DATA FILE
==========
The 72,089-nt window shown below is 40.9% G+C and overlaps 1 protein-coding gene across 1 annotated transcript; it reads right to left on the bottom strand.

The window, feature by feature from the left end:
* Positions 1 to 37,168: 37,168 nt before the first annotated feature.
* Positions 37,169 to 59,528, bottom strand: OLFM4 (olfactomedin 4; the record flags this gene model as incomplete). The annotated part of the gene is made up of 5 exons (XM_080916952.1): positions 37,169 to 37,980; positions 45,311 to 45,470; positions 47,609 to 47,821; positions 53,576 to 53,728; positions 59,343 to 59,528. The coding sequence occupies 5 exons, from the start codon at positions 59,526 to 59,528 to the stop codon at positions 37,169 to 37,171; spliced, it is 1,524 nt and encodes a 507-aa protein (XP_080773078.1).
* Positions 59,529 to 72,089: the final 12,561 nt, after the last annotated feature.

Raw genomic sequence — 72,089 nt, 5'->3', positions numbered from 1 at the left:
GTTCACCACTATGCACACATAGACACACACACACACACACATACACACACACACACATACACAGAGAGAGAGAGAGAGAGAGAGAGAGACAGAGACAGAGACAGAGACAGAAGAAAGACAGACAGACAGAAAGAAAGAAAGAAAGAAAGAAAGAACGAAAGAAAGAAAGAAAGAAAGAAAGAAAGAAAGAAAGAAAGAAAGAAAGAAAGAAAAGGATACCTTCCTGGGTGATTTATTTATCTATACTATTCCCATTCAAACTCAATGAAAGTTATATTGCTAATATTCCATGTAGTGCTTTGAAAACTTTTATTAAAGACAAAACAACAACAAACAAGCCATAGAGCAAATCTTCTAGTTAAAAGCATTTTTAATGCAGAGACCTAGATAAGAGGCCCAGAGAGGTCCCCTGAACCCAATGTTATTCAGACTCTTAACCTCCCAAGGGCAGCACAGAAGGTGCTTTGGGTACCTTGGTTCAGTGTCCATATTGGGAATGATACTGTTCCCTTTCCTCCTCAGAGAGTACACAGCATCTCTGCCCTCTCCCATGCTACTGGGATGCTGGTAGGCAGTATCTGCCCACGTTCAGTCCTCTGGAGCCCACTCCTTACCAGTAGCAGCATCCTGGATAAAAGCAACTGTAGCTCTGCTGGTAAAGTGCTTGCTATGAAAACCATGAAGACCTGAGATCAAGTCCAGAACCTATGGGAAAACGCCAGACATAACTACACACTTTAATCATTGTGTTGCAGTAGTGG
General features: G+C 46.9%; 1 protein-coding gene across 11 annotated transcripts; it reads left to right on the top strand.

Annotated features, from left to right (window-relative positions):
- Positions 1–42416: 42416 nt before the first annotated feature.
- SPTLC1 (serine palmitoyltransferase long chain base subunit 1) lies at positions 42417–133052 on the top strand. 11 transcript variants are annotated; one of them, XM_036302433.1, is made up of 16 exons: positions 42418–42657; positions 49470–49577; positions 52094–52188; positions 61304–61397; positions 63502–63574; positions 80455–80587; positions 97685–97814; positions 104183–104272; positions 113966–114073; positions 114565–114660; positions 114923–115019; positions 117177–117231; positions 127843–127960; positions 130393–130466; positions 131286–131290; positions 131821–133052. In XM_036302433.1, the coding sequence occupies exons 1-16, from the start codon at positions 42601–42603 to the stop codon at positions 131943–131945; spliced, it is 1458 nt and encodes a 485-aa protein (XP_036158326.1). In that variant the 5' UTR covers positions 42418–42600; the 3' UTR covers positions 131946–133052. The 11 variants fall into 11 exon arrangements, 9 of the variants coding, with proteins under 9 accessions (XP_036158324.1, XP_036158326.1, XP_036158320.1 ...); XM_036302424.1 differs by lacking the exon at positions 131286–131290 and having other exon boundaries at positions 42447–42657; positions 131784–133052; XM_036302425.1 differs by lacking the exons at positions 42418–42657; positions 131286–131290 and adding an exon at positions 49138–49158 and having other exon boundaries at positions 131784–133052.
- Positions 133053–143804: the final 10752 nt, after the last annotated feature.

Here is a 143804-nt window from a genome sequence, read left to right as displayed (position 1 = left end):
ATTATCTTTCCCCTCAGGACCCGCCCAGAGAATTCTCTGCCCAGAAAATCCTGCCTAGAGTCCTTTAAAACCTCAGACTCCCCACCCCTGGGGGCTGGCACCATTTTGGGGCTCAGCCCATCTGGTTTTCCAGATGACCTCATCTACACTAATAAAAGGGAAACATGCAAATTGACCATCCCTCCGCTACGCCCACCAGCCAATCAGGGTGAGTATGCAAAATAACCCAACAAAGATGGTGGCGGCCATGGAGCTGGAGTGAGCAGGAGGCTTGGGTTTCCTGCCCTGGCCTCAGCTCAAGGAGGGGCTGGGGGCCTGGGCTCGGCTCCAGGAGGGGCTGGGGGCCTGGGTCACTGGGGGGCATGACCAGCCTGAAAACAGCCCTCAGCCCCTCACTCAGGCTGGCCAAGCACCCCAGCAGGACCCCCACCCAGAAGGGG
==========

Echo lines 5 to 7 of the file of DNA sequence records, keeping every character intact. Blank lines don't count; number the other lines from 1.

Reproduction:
* Positions 59,529 to 72,089: the final 12,561 nt, after the last annotated feature.

Raw genomic sequence — 72,089 nt, 5'->3', positions numbered from 1 at the left:
GTTCACCACTATGCACACATAGACACACACACACACACACATACACACACACACACATACACAGAGAGAGAGAGAGAGAGAGAGAGAGACAGAGACAGAGACAGAGACAGAAGAAAGACAGACAGACAGAAAGAAAGAAAGAAAGAAAGAAAGAACGAAAGAAAGAAAGAAAGAAAGAAAGAAAGAAAGAAAGAAAGAAAGAAAGAAAGAAAAGGATACCTTCCTGGGTGATTTATTTATCTATACTATTCCCATTCAAACTCAATGAAAGTTATATTGCTAATATTCCATGTAGTGCTTTGAAAACTTTTATTAAAGACAAAACAACAACAAACAAGCCATAGAGCAAATCTTCTAGTTAAAAGCATTTTTAATGCAGAGACCTAGATAAGAGGCCCAGAGAGGTCCCCTGAACCCAATGTTATTCAGACTCTTAACCTCCCAAGGGCAGCACAGAAGGTGCTTTGGGTACCTTGGTTCAGTGTCCATATTGGGAATGATACTGTTCCCTTTCCTCCTCAGAGAGTACACAGCATCTCTGCCCTCTCCCATGCTACTGGGATGCTGGTAGGCAGTATCTGCCCACGTTCAGTCCTCTGGAGCCCACTCCTTACCAGTAGCAGCATCCTGGATAAAAGCAACTGTAGCTCTGCTGGTAAAGTGCTTGCTATGAAAACCATGAAGACCTGAGATCAAGTCCAGAACCTATGGGAAAACGCCAGACATAACTACACACTTTAATCATTGTGTTGCAGTAGTGG